Inflammation is the body’s natural defense mechanism. It is part of the body’s innate immune system and can be triggered by many things. It is a complex process by which the body’s white blood cells are released into the blood or affected tissues to fight infection. Inflammation is essentially the body’s way of tagging a part of the body to receive attention from the immune system.
There are several tests that can help determine the level of inflammation in your body. These tests should be performed routinely as a preventative measure and to monitor inflammatory status. This article will discuss what inflammation is, the top 5 tests for inflammation.
1: Fasting Insulin
The fasting insulin level test is a valuable test for detecting levels of inflammation. Insulin is a hormone secreted by the beta cells of theislets of Langerhans in the pancreas in response to elevated blood glucose levels. It’s overall effect is to help regulate the metabolism of glucose. Specifically, insulin decreases blood levels of glucose by promoting transport of glucose into the liver and muscles to be stored as glycogen.
Insulin also participates in regulation of the processes required for metabolism of fats, carbohydrates, and proteins. The insulin response test measures insulin response to a standardized dose of glucose, administered over fixed period of time and is useful in evaluating patients with hypoglycemia and suspected insulin-resistance.
- Clinical Range: 2.6-24.9 uIU/ml
- Optimal Range: 1.0-5.0 uIU/ml
2: Hemoglobin A1c
Hemoglobin A1C (HbA1c) gives the average amount of glucose in the blood, or blood sugar, over the past 3 months. It is one of the top tests for determining whether a person has inflammation.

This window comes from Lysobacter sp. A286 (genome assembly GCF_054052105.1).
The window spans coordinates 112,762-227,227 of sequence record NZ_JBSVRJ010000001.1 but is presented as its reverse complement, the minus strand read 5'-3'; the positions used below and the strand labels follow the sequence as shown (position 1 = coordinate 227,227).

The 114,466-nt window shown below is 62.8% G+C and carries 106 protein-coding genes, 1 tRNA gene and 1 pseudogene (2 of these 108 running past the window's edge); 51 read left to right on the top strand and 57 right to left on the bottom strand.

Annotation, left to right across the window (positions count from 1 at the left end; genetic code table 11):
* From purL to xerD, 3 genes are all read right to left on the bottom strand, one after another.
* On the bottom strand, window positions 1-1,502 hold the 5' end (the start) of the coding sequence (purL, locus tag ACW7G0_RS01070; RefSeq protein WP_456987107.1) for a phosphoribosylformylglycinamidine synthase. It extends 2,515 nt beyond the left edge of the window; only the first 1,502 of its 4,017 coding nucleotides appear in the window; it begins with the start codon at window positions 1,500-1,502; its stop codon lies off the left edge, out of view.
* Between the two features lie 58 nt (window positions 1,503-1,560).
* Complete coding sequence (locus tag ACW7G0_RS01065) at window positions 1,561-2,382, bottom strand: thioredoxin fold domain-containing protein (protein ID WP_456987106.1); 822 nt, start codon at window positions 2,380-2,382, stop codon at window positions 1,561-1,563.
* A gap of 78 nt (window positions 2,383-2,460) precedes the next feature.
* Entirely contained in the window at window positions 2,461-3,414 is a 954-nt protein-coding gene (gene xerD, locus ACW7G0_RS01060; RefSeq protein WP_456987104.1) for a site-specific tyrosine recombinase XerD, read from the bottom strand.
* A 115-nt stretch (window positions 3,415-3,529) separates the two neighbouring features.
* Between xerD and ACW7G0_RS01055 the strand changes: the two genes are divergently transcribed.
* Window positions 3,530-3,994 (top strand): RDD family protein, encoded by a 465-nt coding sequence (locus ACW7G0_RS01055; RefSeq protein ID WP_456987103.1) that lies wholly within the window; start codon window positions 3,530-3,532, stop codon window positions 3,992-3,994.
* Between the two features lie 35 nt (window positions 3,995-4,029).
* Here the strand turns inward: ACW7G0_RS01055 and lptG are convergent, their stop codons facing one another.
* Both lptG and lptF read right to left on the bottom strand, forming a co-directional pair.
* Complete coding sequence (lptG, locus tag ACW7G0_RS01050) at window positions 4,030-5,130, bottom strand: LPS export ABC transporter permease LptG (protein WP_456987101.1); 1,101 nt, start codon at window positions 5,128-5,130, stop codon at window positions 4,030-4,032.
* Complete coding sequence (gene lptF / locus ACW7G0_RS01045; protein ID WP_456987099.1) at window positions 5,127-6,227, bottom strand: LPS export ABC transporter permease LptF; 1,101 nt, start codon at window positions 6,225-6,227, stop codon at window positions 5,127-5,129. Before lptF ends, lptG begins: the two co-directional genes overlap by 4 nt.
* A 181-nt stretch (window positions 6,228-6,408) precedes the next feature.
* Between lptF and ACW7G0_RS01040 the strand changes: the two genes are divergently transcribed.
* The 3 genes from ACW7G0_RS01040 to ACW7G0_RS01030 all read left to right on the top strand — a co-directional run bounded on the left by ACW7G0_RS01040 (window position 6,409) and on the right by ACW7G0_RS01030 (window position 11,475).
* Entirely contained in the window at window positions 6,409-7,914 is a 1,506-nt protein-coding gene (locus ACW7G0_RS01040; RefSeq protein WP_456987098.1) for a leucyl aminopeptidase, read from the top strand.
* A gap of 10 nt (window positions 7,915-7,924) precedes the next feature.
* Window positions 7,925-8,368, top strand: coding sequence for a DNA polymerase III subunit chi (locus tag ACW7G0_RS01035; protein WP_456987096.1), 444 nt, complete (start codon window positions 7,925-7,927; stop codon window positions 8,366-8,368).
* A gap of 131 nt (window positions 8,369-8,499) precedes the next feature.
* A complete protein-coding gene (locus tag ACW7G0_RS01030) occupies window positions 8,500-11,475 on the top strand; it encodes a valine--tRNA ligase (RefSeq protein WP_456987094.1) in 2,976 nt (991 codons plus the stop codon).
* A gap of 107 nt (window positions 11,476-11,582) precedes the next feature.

- Clinical Range: 4.8-5.6
- Optimal Range: 4.5-5.2
3: C-Reactive Protein (CRP)
The C-Reactive Protein (CRP) test is a blood test marker used to assess levels of inflammation in the body. CRP is a protein produced in the liver. It is an acute phase reactant, which means it increases or decreases in concentration with inflammation or trauma.
- Clinical Range: 0-3 mg/L
- Optimal Range: 0-2 mg/L
4: Serum Ferritin
The ferritin test is a simple blood test that measures the level of ferritin in the body. Ferritin, a protein manufactured in the liver, spleen, and bone marrow, consists of a protein shell, apoferritin, and an iron core. The amount of ferritin in the circulation is usually proportional to the amount of stored iron (ferritin and hemosiderin) in body tissues. Levels vary according to age and gender, but they
are not affected by exogenous iron intake or subject to diurnal variations. Compared to iron and total iron-binding capacity, ferritin is a more sensitive and specific test for diagnosing iron-deficiency anemia. Iron-deficiency anemia in adults is indicated at ferritin levels less than 10 ng/mL; hemochromatosis or hemosiderosis is indicated at levels greater than 400 ng/mL.
- Clinical Range: 30-400
- Optimal Range: Females (25-100), Males (50-150)
5: Red Blood Cell Width (RDW)
Red Cell Distribution Width (RDW) is an excellent test to detect inflammation in the body. The RDW is a measurement of cell size distribution.
- Clinical Range: 12.3-15.4%
- Optimal Range: 11.7-15%
In fact, inflammation has been linked to almost every major health problem. It inhibits optimal function of your body from a cellular level, making you a slower healer and promoting disease at the deepest level. Luckily, there are advanced tests for inflammation that can help you design an anti-inflammatory lifestyle.
There are two types of inflammation, acute and chronic. Acute inflammation starts quickly and generally disappears within a few days. Acute inflammation protects us against damaged cells, viruses, and bacteria. In this way, inflammation is beneficial. Chronic inflammation is systemic inflammation that can last for months or years.
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